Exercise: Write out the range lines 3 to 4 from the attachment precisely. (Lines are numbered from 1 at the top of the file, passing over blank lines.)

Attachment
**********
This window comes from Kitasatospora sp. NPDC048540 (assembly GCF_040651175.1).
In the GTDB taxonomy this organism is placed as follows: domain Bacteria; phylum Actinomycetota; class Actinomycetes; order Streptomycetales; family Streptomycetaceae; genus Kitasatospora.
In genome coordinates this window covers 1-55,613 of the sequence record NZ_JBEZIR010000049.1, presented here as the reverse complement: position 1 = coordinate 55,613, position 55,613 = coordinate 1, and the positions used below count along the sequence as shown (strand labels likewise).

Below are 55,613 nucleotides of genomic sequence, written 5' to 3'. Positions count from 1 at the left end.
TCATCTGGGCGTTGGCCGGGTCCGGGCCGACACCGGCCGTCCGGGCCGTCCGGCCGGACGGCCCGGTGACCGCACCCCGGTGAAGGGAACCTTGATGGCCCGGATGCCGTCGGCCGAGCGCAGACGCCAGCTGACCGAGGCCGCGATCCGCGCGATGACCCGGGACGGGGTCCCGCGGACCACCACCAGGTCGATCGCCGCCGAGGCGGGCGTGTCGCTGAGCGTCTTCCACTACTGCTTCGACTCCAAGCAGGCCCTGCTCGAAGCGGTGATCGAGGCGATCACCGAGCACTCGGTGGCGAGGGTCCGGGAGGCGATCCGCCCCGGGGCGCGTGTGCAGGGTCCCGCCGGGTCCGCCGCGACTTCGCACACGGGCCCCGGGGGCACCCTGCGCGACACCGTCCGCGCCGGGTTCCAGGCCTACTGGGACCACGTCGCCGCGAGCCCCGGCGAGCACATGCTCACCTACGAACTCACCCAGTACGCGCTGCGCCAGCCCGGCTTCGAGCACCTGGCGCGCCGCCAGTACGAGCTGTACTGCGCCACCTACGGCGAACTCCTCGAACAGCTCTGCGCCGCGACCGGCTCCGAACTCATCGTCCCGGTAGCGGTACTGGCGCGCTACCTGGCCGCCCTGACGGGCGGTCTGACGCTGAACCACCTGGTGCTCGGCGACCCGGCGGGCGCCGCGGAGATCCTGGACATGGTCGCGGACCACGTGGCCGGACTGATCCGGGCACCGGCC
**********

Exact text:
In genome coordinates this window covers 1-55,613 of the sequence record NZ_JBEZIR010000049.1, presented here as the reverse complement: position 1 = coordinate 55,613, position 55,613 = coordinate 1, and the positions used below count along the sequence as shown (strand labels likewise).

Below are 55,613 nucleotides of genomic sequence, written 5' to 3'. Positions count from 1 at the left end.